The three hostels listed below are even more exciting– you have a kitchen available and a living room of sorts!
We haven’t been to all of these (and hence the lack of pictures), but we encourage you to join us in figuring out more options for rainy weather overnights. (I hesitate to call them camping, because, well, it’s not exactly camping, but it’s definitely not plush…) Below are several local-ish state park options, three Northern California hostel options that have family rooms, and a few further afield state park possibilities. Reserve now, Bay Area families! Continue your fall & winter outdoor adventures, even if (hopefully) the rain returns!!
We’ve written about the wonders of Bothe-Napa here, and fall/winter Bothe-Napa offers two possibilities– yurts (above) for $55/night or cabins, for the rather eyebrow-raising $225/night. Stick with the yurt. They look lovely and rain-free. Lots of gorgeous trails in this park, as well as nearby wine-tasting. Clear win.
The oldest California state park, Big Basin Redwoods offers tent cabins for $85/night. They are most definitely not five-star hotels, but they do have cozy wood stoves to keep you warm in cold temperatures.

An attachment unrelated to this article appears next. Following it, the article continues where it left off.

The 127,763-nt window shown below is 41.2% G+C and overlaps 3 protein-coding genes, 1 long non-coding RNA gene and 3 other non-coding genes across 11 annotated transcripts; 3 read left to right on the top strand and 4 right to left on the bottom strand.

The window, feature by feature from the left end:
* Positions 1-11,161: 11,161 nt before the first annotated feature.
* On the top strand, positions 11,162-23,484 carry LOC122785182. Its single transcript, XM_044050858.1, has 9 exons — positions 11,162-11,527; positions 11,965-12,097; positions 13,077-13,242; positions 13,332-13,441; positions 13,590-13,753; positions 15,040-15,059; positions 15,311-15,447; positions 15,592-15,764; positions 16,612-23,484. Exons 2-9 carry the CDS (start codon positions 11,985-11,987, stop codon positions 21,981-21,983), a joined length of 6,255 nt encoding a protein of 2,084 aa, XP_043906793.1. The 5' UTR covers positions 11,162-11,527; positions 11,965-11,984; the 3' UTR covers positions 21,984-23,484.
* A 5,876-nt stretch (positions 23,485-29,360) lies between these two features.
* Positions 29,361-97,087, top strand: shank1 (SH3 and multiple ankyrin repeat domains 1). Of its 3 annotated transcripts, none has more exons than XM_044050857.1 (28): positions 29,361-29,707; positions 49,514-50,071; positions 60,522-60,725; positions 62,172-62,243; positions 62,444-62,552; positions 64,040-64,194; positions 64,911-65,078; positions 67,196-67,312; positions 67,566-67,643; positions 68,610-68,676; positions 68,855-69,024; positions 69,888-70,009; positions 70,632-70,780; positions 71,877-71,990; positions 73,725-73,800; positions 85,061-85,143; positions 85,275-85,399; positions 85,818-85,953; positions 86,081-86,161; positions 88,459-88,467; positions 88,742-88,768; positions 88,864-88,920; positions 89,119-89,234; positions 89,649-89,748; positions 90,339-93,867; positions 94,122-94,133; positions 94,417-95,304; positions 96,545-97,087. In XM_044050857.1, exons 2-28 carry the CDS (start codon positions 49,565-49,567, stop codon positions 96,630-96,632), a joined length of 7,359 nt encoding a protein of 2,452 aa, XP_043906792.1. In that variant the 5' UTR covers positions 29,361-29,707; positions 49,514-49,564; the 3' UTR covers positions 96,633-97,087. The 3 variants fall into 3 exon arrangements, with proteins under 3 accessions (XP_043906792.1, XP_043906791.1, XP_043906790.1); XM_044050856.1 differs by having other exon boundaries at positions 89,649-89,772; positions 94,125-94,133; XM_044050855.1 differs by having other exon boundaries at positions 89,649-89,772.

Until recently (2011), Little Basin was a retreat and campground for Hewlett Packard employees. Now connected to Big Basin, the site has several cabins for $105/night.
While there are not a ton of trails at Clear Lake, fishing abounds at this freshwater lake. Eight cabins for $60/night offer a way to enjoy the outdoors without being rained on in inclement weather.
We LOVE Hendy Woods. Love, love, love Hendy Woods. Beautiful trails through old-growth redwoods. It’s in the Anderson Valley so wine tasting OR the Anderson Valley Brewing Company, whichever adult beverage suits your fancy. Hendy Woods is packed in the summer, but we stayed in one of the cabins for $55/night last year in March (above)– and it was still stunning. Get it.